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Capt. Urban General McKenzie, we've got 30 minutes on the record. He's going to start with some opening remarks covering a visit to Iraq today and then it’s over to you for questions.
General McKenzie Good. Good afternoon, everybody. It's been a long day for us. Planes, trains, automobiles, as you would expect. What I thought I'd do is just give you a couple of observations at the very beginning. Then we'll go right into your questions. I went into Iraq today. I had an opportunity to have a good meeting with the prime minister. And he was accompanied by the CHOD [Chief of Defense]. So we had a very good meeting with both of them. The principle thing we covered in our meeting was the importance of the next phase of the strategic dialog between our two countries which is going to occur in late July in DC, coronavirus pending. And I know there are a lot of issues associated with that, but we hope it's going to be a physical face-to-face thing. We'll see how that plays out.
But a key thing that we talked about was, what's the future posture for the U.S.? And we established a good back and forth that whatever the future posture is for us in Iraq and for our NATO and coalition partners as well, it's going to be in collaboration with the government of Iraq.
We all agree that's the case, and we all agree we're going to be focused on finishing the final victory again. So the final final conclusion of the campaign against Daesh, they're no longer holding ground.
We just need to finish the insurgency. I can talk about that a little bit, if you'd like to do that. But the key point was whatever we do going forward is going to be fully coordinated with the government of Iraq.
It is my belief that the government of Iraq recognizes the value that we bring for them in their fight against Daesh. They’re going to want us to stay. My final point is, I congratulate the prime minister on action taken to help protect our forces; we very much appreciate that. It was a good, good meeting. Good dialog, and was my first opportunity to meet him. I found him to be very impressive. And I think he's going to be a good leader for Iraq. So I will pause there and be ready to take your questions.
Lolita Baldor OK, just one quick follow up on what you were just talking about. And then a separate question. There, obviously, was talk a month ago about Iraqis wanting all U.S. troops out of the country. Do you think your assumption is that you moved on beyond that, and that there is room for keeping enough U.S. troops there, as many of you deem necessary? And then, so you can take both at once, I just wanted to ask an Afghanistan question, obviously, on the bounty issue. Can you talk at all about what impact you've seen in Afghanistan of loss in influence and/or payments to the Taliban and whether or not you believe there was any measurable impact in either deaths or injuries to U.S. forces?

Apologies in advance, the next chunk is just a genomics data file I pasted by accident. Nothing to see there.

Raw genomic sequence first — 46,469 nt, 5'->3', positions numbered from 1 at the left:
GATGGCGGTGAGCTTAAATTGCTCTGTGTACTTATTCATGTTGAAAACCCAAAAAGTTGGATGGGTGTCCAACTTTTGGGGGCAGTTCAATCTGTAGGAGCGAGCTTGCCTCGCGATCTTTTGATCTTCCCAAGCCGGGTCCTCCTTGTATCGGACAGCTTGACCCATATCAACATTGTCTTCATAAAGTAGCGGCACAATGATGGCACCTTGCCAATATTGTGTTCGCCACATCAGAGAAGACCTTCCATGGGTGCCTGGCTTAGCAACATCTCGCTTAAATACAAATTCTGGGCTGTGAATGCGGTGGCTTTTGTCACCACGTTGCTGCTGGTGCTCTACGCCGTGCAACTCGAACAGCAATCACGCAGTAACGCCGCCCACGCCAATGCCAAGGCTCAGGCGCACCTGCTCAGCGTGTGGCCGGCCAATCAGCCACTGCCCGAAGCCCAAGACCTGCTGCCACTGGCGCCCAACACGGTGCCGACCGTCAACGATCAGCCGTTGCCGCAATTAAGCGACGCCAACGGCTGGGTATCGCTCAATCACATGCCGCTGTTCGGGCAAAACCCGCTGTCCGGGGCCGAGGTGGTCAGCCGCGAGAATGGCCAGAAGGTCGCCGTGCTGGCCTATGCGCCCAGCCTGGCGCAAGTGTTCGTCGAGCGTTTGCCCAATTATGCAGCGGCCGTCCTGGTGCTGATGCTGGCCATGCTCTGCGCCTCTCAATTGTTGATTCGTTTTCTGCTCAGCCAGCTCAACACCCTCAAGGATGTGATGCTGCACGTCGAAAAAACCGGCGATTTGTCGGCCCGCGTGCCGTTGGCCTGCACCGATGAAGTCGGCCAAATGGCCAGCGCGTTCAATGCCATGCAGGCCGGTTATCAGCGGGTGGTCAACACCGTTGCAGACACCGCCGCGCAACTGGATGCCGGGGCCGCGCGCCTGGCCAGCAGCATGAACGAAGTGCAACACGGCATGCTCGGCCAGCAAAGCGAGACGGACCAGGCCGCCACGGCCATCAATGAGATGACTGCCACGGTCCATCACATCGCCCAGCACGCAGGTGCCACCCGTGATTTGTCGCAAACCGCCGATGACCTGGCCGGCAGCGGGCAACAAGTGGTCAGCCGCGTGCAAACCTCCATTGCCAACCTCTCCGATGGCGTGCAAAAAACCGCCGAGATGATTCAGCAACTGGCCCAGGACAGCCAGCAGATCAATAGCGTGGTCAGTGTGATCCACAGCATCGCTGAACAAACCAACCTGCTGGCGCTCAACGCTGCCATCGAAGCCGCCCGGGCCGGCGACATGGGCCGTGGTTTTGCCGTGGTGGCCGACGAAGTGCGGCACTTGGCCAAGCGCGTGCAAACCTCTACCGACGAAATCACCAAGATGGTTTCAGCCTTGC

General McKenzie Sure. I'll start with the Iraq question. So I believe the government of Iraq recognizes the extreme value that the coalition brings to the fight against Daesh in Iraq. And I believe that going forward, they're going to want us to be with them. Now, look, our posture could get smaller as the Iraqis get better at what they do. But I think that's a matter that's going to be negotiated further in the future of Iraq.
What you want to do in a counterinsurgency environment is you want the nation that you're working with to get better and take on a larger and larger share of the task. That's actually what's happening with the Iraqis. This is the desirable end outcome that we want. So we're actually very pleased with that. Going forward, I don't know what the long term future is going to be, but I don't sense there's a there's a mood right now for us to depart precipitously. And I'm pretty confident of that. We'll continue to work with the Iraqi leadership as we go forward. So let me shift gears a little bit and talk about Afghanistan.
I'm very familiar with this material and I'm a theater commander and I've had an opportunity to look at it. I found it very worrisome. I just didn't find that there was a causative link there. It worried me, and we take extreme force protection measures all the time in Afghanistan. Because whether the Russians are paying the Taliban or not, over the past several years, the Taliban have done their level best to carry out operations against us. So nothing has practically changed on the ground in terms of force protection, because we have a very high force protection standard now. And that force protection standard is going to continue in the future. General Miller and I talk frequently about emerging threats. We discuss it and we are all the time evaluating intelligence, re-positioning forces to achieve the best possible posture, nothing has changed in that regard. We are still prepared for the absolute worst anyone could do to us in Afghanistan.
Lolita Baldor Great thanks.
Missy Ryan Hi, General. Nice to talk to you. I wanted to clarify and follow up on your answer about Afghanistan. You're saying that you found it troubling, but you didn't find a causative link. Can you just specify what exactly are you talking about? A causative link in terms of the bounties resulting in American deaths, or causative link in the money that was detected being bounties or resulting in attacks? Can you just clarify that? And then I have a question about Iraq.